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Physics and Astronomy

Could space dust help protect the earth from climate change?

On a cold winter day, the warmth of the sun is welcome. Yet as humanity emits more greenhouse gases, the Earth’s atmosphere traps more and more of the sun’s energy,…

Universalities at the glass transition

In a recently published article in the leading physics journal “Nature Physics”, a team of researchers with the participation of the University of Augsburg reports about unexpectedly universal correlations between…

‘Engine’ of luminous merging galaxies pinpointed for the first time

Roughly 500 million light-years away, near the constellation Delphinus, two galaxies are colliding. Known as merging galaxy IIZw096, this luminous phenomenon is obscured by cosmic dust, but researchers first identified…

Life Sciences and Chemistry

Antarctica’s ocean brightens clouds

Gases from phytoplankton in the ocean help form dense clouds that reflect sunlight. The teeming life in the Southern Ocean, which encircles Antarctica, contributes to brightening the clouds that form…

Penguin physics…

… understanding the mechanisms of underwater turning maneuvers in penguins. Penguins constitute a fascinating family of flightless birds that, although somewhat clumsy on land, are extremely talented swimmers. Their incredible…

New horizons for organoboron and organosilicon chemistry

…with triple elementalization. In recent years, organic chemicals containing boron (B) and silicon (Si) have found applications in various fields, including optoelectronics and pharmaceuticals. Moreover, they can also serve as…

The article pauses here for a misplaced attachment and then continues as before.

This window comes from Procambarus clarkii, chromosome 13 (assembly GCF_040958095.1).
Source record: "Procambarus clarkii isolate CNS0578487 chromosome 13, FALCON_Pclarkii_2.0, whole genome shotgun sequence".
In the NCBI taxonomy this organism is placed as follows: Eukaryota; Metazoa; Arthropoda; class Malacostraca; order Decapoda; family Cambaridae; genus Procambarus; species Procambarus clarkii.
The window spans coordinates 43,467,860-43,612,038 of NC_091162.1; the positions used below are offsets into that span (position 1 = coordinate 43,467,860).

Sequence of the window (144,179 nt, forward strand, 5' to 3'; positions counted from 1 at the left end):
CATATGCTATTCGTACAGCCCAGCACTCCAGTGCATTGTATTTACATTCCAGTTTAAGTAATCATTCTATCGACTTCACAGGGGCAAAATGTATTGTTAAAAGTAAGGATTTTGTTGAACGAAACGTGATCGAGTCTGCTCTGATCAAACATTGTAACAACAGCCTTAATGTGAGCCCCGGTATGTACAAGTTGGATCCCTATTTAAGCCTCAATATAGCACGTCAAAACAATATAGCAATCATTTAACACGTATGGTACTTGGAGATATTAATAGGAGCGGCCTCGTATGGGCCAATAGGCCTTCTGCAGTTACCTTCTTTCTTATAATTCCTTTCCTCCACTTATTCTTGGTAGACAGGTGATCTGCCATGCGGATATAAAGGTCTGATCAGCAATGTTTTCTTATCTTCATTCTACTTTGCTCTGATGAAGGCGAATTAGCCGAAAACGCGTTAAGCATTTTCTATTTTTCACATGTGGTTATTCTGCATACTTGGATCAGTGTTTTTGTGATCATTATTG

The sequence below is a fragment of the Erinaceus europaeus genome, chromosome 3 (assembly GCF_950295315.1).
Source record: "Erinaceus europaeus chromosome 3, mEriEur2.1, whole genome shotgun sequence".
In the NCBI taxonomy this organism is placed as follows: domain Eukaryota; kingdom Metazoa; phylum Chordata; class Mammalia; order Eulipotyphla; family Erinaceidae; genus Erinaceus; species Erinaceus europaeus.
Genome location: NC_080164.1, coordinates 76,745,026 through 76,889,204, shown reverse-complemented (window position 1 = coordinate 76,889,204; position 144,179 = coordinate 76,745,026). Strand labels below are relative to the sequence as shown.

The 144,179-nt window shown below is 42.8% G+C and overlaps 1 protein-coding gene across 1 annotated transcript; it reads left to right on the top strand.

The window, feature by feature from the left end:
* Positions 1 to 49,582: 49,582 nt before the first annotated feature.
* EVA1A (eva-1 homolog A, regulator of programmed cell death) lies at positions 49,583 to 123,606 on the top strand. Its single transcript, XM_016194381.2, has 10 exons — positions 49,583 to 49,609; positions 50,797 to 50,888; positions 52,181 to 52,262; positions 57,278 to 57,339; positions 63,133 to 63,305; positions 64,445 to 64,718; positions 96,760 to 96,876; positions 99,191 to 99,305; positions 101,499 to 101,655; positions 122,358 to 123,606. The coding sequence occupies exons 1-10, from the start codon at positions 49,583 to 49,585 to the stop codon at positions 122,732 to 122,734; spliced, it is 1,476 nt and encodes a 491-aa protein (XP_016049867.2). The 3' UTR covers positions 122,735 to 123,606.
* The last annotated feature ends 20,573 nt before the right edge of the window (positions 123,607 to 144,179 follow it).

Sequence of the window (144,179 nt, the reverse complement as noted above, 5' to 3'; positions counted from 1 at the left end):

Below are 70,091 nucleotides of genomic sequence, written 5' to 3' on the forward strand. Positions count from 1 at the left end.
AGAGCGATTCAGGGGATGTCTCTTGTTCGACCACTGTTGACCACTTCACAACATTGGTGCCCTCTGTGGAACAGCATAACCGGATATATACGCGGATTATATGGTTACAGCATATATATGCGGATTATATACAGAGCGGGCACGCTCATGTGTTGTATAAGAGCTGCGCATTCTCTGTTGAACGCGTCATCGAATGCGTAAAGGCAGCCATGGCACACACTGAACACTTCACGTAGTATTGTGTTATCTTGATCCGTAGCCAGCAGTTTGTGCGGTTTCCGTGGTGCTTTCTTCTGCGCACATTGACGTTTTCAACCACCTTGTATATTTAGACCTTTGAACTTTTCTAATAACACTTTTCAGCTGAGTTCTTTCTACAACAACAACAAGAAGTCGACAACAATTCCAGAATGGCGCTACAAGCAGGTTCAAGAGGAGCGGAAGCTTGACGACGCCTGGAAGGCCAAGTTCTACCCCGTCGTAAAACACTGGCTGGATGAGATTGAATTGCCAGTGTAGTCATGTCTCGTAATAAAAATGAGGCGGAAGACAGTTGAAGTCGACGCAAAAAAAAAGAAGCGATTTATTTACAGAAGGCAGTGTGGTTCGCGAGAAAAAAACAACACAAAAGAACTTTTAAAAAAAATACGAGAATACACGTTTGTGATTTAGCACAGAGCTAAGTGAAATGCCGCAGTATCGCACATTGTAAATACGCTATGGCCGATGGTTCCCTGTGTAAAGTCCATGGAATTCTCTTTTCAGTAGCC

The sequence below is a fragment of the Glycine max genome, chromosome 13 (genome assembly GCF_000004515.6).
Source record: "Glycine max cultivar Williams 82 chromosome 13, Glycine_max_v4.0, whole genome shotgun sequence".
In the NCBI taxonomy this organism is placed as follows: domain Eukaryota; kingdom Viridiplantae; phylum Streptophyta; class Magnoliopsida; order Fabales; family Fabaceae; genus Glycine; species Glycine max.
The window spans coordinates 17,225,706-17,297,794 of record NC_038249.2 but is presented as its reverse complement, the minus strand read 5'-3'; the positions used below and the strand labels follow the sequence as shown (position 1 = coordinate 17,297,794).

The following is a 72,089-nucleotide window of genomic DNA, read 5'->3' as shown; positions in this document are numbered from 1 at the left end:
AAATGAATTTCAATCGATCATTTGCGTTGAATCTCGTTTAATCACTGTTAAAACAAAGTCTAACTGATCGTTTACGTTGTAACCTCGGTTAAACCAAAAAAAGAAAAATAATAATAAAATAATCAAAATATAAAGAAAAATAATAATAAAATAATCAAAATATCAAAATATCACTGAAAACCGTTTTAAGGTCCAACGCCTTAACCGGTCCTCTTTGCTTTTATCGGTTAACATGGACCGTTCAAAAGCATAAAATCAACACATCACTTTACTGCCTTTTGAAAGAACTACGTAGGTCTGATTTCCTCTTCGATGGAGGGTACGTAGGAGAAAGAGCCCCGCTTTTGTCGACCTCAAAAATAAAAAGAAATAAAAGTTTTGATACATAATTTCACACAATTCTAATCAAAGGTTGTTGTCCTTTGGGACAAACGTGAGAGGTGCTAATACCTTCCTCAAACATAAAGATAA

Materials Sciences

Bioresorbable membrane for healing internal and external wounds

Fraunhofer researchers have succeeded in using the bioresorbable silica gel Renacer® to produce an electrospun membrane that is neither cytotoxic to cells nor genotoxic. This model mimics fibrous structures found…

How to make hydrogels more injectable

A new computational framework could help researchers design granular hydrogels to repair or replace diseased tissues. Gel-like materials that can be injected into the body hold great potential to heal…

Powering wearable technology with MXene textile supercapacitor ‘patch’

Drexel researchers create 6V textile supercapacitor to power wearable technology. Researchers at Drexel University are one step closer to making wearable textile technology a reality. Recently published in the Royal…

Information Technology

Toward practical quantum optics: multiphoton qubits from LNOI

New research demonstrates feasibility of photon-number doubling with a lithium-niobate-on-insulator (LNOI) platform. Can quantum optics be used for practical applications? A lot depends on whether a large number of photons…

Solving a machine-learning mystery

A new study shows how large language models like GPT-3 can learn a new task from just a few examples, without the need for any new training data. Large language…

Quantum-safe identities for a digital future

The security of digital identities is threatened by future quantum technologies. In the hands of attackers, quantum computers will be able to break classical encryption methods. To fend off such…